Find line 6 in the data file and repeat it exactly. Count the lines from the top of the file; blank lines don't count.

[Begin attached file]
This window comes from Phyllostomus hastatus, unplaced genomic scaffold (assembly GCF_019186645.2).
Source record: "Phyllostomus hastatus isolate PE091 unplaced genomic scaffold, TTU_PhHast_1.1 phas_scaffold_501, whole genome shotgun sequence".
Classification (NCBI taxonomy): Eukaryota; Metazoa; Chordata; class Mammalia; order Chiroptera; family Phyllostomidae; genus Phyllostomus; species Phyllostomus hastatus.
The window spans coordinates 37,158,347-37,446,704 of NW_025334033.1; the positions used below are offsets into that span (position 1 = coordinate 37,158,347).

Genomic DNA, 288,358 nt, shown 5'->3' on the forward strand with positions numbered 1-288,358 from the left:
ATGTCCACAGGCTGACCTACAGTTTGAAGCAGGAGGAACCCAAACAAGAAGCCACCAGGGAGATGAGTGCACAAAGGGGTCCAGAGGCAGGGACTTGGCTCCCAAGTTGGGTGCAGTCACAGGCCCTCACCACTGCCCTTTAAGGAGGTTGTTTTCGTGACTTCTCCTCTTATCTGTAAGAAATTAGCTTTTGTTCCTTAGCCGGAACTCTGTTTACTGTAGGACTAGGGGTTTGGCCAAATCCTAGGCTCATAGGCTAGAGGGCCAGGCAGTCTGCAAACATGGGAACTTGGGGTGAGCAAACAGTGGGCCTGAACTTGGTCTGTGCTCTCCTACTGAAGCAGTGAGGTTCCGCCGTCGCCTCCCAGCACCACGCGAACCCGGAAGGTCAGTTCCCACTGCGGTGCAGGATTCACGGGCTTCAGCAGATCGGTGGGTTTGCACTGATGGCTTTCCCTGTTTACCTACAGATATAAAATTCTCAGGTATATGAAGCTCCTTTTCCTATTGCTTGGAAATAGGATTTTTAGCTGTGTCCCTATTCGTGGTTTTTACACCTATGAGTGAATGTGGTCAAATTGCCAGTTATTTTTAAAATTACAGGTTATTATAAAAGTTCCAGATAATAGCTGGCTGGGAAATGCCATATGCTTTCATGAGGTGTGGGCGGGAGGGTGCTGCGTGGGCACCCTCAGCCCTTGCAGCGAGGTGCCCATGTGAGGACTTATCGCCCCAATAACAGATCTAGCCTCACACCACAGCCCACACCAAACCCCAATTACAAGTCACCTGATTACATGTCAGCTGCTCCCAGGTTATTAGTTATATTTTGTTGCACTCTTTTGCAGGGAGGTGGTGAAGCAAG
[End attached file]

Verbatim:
ATGTCCACAGGCTGACCTACAGTTTGAAGCAGGAGGAACCCAAACAAGAAGCCACCAGGGAGATGAGTGCACAAAGGGGTCCAGAGGCAGGGACTTGGCTCCCAAGTTGGGTGCAGTCACAGGCCCTCACCACTGCCCTTTAAGGAGGTTGTTTTCGTGACTTCTCCTCTTATCTGTAAGAAATTAGCTTTTGTTCCTTAGCCGGAACTCTGTTTACTGTAGGACTAGGGGTTTGGCCAAATCCTAGGCTCATAGGCTAGAGGGCCAGGCAGTCTGCAAACATGGGAACTTGGGGTGAGCAAACAGTGGGCCTGAACTTGGTCTGTGCTCTCCTACTGAAGCAGTGAGGTTCCGCCGTCGCCTCCCAGCACCACGCGAACCCGGAAGGTCAGTTCCCACTGCGGTGCAGGATTCACGGGCTTCAGCAGATCGGTGGGTTTGCACTGATGGCTTTCCCTGTTTACCTACAGATATAAAATTCTCAGGTATATGAAGCTCCTTTTCCTATTGCTTGGAAATAGGATTTTTAGCTGTGTCCCTATTCGTGGTTTTTACACCTATGAGTGAATGTGGTCAAATTGCCAGTTATTTTTAAAATTACAGGTTATTATAAAAGTTCCAGATAATAGCTGGCTGGGAAATGCCATATGCTTTCATGAGGTGTGGGCGGGAGGGTGCTGCGTGGGCACCCTCAGCCCTTGCAGCGAGGTGCCCATGTGAGGACTTATCGCCCCAATAACAGATCTAGCCTCACACCACAGCCCACACCAAACCCCAATTACAAGTCACCTGATTACATGTCAGCTGCTCCCAGGTTATTAGTTATATTTTGTTGCACTCTTTTGCAGGGAGGTGGTGAAGCAAG